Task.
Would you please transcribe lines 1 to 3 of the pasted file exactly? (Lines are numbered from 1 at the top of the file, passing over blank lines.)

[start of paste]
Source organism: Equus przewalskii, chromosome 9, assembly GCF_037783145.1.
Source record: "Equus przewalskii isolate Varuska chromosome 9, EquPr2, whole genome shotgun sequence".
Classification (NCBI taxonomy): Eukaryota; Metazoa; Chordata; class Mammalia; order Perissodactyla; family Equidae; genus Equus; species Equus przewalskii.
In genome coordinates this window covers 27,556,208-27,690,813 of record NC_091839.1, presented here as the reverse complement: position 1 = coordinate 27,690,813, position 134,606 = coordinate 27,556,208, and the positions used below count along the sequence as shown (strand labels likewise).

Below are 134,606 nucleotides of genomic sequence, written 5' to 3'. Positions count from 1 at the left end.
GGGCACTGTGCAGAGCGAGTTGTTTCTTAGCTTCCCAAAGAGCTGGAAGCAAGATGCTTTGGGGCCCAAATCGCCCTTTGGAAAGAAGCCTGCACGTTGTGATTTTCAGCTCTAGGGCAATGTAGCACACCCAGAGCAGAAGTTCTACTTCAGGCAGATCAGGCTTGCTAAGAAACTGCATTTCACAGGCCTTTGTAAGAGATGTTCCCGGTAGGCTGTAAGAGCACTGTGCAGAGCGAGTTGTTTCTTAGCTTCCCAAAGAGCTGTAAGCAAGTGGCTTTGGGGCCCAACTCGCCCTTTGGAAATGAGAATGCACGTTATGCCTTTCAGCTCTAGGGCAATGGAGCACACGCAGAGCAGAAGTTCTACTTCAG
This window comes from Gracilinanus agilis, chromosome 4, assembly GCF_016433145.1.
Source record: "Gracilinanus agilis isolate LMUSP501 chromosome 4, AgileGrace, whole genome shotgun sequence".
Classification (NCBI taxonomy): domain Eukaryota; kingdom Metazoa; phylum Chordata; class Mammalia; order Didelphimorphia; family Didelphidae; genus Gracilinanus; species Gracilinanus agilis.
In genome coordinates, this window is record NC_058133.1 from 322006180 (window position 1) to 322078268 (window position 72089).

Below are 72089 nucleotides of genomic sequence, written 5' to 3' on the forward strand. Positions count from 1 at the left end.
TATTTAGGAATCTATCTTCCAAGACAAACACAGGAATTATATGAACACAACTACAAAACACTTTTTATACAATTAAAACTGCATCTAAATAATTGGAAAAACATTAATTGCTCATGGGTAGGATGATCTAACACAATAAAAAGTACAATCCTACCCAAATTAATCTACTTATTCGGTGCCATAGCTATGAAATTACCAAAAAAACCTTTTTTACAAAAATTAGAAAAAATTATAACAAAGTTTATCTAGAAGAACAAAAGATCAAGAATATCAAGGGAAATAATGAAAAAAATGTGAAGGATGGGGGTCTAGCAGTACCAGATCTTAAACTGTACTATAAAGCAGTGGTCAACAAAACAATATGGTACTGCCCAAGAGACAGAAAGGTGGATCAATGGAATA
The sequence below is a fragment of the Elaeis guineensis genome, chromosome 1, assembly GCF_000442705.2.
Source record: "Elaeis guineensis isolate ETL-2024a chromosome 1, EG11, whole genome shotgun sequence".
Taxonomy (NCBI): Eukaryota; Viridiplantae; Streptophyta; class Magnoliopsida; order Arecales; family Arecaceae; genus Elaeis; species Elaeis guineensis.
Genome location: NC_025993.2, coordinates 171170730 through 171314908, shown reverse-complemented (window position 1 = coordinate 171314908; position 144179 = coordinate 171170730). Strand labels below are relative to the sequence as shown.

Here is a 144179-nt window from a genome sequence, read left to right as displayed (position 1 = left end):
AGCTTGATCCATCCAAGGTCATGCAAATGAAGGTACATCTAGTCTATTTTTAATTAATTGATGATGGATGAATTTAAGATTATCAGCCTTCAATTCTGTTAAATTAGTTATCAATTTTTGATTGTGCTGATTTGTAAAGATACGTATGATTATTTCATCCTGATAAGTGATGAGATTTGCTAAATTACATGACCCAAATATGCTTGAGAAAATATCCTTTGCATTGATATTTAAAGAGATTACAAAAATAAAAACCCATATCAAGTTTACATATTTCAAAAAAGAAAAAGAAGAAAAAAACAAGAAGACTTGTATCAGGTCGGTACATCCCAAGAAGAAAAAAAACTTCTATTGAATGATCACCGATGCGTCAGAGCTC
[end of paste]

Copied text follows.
Source organism: Equus przewalskii, chromosome 9, assembly GCF_037783145.1.
Source record: "Equus przewalskii isolate Varuska chromosome 9, EquPr2, whole genome shotgun sequence".
Classification (NCBI taxonomy): Eukaryota; Metazoa; Chordata; class Mammalia; order Perissodactyla; family Equidae; genus Equus; species Equus przewalskii.